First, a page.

The place of Greek philosophy in the Orthodox East: A study of Saint Gregory Palamas

  1. Lemma
  2. Ἡ θέση τῆς ἑλληνικῆς φιλοσοφίας στήν Ὀρθόδοξη Ἀνατολή: Σπουδή στόν Ἅγιο Γρηγόριο Παλαμᾶ
  3. English
  4. Koutalis, Vangelis
  5. Conflict - Orthodox theological tradition and practice > Status of theology - Concepts of knowledge and modes of reasoning > Orthodox gnosiology - Orthodox Anthropology - Concepts of knowledge and modes of reasoning - Concepts of knowledge and modes of reasoning > Sources of knowledge (empiricism/rationalism) - Key thinkers
  6. 22-11-2017
  7. Terezis, Christos [Author]. The place of Greek philosophy in the Orthodox East: A study of Saint Gregory Palamas
  8. Ἡ θέση τῆς ἑλληνικῆς φιλοσοφίας στήν Ὀρθόδοξη Ἀνατολή: Σπουδή στόν Ἅγιο Γρηγόριο Παλαμᾶ : Φιλοσοφική καί Θεολογική Βιβλιοθήκη 32 - Thessaloniki: P. Pournaras, 1995.
  9. St. Gregory Palamas - Divine energies - Aristotle - Plato - Aristotelianism - Platonism - apodictic syllogism - essence-energies distinction - deification - Greek philosophy - Uncreated light
    1. <p>Terezis, C. [Τερέζης, Χ.] (2002). <em>Ἡ θέση τῆς ἑλληνικῆς φιλοσοφίας στήν Ὀρθόδοξη Ἀνατολή: Σπουδή στόν Ἅγιο Γρηγόριο Παλαμᾶ</em>. Φιλοσοφική καί Θεολογική Βιβλιοθήκη 32. Thessaloniki: P. Pournaras.</p>
    1. In this historical-philosophical study, the philosophical implications of Gregory Palamas’ work are thoroughly touched upon, especially with regard to the relation between Greek philosophy and Christian theology, and more generally to the relation between philosophical or scientific reasoning and theological argumentation.

      The first part of the book is dedicated to the place held by philosophy in the theology of Palamas. His explicit critical stance towards the ancient Greek philosophers notwithstanding, Palamas acknowledges certain positive elements in the Greek philosophical tradition. Secular knowledge is a natural gift supplied by God to all human beings through the possibilities that are inherent in nature, and if properly handled it may indeed lead to a spiritual improvement. His principal concern, however, was to highlight the peculiarity, the novelty, as well as the primacy, in terms of spiritual edification, of Christian theology. The teachings of Christ are not to be seen as an extension of the Greek philosophy, but as something radically new, which necessitates a re-interpretation of human history and a new understanding of human society in the light of Divine Revelation. Under such prism, the meaning of philosophizing and the very notion of truth undergo fundamental remolding. A belief can be judged as true, not in so far as it proceeds from correct logical syllogisms, but in so far as it is testified and verified by the actual life of the living human subject that maintains it. This is why faith is superior to knowledge: faith is a meta-logical activity by which the noetic activity is transended and the preconditions of an actual communion with divinity are actualized.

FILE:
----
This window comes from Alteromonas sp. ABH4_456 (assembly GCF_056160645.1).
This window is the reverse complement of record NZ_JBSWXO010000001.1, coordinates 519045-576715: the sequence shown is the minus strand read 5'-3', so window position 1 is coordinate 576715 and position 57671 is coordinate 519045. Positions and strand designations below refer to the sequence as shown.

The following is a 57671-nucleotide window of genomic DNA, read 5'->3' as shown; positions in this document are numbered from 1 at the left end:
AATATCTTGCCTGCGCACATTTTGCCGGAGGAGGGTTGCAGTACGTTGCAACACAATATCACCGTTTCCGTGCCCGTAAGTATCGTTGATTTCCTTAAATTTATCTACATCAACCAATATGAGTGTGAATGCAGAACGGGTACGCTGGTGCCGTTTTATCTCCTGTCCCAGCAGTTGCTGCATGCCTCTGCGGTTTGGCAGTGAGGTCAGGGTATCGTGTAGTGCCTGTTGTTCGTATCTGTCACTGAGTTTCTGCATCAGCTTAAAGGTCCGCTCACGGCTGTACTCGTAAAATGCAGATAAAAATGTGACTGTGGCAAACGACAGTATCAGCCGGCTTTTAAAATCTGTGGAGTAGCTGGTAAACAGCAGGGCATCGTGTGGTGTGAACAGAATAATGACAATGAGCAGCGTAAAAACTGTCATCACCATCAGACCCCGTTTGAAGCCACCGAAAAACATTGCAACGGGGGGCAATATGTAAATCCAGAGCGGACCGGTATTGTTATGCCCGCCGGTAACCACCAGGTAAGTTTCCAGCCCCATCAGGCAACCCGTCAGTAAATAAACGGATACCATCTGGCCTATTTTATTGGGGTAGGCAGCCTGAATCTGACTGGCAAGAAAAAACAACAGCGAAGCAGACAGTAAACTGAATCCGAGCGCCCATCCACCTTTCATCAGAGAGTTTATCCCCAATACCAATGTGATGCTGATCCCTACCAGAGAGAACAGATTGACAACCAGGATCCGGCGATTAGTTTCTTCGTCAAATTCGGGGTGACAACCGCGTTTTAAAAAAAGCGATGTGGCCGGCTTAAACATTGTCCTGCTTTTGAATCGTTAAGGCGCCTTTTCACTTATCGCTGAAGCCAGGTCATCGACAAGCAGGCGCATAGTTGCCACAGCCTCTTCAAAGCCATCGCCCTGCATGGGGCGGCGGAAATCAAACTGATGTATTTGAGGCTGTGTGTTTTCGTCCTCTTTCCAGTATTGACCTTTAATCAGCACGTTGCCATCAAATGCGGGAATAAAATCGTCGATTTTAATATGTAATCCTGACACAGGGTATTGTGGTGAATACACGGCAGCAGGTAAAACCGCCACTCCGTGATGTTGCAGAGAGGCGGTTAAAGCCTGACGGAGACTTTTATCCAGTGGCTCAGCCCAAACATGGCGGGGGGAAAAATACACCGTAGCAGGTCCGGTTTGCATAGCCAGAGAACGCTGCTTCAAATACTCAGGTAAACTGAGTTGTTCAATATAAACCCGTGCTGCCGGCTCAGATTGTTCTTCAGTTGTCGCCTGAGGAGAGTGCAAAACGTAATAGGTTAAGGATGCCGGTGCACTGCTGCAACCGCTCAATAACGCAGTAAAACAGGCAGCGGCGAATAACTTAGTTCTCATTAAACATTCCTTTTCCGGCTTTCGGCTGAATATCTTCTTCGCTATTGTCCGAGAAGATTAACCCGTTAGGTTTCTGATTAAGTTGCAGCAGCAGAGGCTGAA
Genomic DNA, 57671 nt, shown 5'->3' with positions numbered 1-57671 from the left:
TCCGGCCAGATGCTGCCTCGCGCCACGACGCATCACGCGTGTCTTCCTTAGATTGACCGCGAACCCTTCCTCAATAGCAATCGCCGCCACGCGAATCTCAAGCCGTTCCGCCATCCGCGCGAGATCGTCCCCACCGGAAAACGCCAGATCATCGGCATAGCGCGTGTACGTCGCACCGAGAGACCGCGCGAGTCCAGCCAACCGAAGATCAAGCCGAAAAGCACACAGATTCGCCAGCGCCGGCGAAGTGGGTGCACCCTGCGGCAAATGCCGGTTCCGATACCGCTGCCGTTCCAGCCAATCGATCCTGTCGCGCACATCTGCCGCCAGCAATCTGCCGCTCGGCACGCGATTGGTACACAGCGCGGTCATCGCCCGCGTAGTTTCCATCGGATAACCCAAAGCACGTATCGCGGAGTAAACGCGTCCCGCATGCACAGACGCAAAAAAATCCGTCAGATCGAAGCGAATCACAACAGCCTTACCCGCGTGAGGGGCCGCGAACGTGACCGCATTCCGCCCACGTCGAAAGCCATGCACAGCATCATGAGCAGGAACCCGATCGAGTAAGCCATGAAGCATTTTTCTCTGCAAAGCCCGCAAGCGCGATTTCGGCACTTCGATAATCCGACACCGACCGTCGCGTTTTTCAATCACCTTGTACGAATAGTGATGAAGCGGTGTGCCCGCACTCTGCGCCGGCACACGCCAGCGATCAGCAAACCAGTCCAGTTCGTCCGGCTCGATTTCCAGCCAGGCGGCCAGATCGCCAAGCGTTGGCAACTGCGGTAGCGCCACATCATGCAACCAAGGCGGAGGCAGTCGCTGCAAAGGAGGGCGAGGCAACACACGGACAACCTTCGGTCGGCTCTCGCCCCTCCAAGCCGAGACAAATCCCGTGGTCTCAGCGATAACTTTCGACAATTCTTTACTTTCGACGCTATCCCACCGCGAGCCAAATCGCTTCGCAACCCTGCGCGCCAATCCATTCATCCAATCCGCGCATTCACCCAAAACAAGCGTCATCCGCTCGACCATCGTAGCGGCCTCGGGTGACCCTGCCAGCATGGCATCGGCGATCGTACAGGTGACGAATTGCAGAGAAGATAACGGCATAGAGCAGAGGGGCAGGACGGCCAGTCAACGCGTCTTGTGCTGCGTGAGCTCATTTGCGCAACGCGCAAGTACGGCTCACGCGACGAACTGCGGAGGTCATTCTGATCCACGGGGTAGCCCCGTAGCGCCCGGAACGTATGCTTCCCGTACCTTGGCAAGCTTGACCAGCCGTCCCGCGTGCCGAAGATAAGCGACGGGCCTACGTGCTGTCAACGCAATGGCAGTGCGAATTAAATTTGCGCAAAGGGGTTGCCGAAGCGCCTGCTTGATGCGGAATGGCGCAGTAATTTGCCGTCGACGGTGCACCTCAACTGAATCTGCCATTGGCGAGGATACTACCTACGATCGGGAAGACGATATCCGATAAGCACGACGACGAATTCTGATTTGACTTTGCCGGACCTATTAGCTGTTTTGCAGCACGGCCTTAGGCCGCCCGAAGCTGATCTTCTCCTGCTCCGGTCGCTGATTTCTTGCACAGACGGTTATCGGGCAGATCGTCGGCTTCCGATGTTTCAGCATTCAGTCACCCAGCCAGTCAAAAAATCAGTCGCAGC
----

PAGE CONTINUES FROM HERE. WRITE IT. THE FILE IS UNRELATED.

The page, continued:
In the second part of the book, the gnoseological validity of theology is discussed. Palamas does not downplay the significance of empirical knowing, and in his writings it seems that he shows a preference for Aristotelian empiricism over Platonic rationalism. The knowledge of an object has to be firmly grounded on the real nature of this object. Then, due to the synthetic functions of the human mind, this knowledge may be properly articulated and further elaborated. Palamas always emphasizes the limitations of human reasoning and knowing abilities, as for the comprehension of divine mysteries, such as that of the Holy Trinity. The essence of God can neither be named nor defined. We are able to know that the divine essence does exist, but only through its powers and energies. Theological argumentation does not refer to the essence of divinity, but to whatever emanates from the activity of the divine being. The apodictic syllogism, which is based on premises that are universally true, is the type of syllogism that pertains to Christian theology, since the latter has God as its object, an entity the existence of which is necessary, and which always retains its hypostatical attributes. The dialectical syllogism, by contrast, pertains to the examination of entities and situations which are changing, variable, or contingent. Christian theology undertakes an apodictic inquiry in order to render possible a dynamical contemplation of the divine being in its manifestations. In this regard, the author speaks of a ‘Christian transformation’ of Aristotelian thought by Palamas.

      The limits of theologizing is the topic examined in the third, and final, part of the book. The divine essence, as for the way in which it can be knowable to the human mind, has an inexaustible number and rhythm of realizations. Theological knowledge is not but an attempt to approach what is impossible to grasp by means of reasoning. The divine light, the light that transforms the human beings, can only be reached through faith.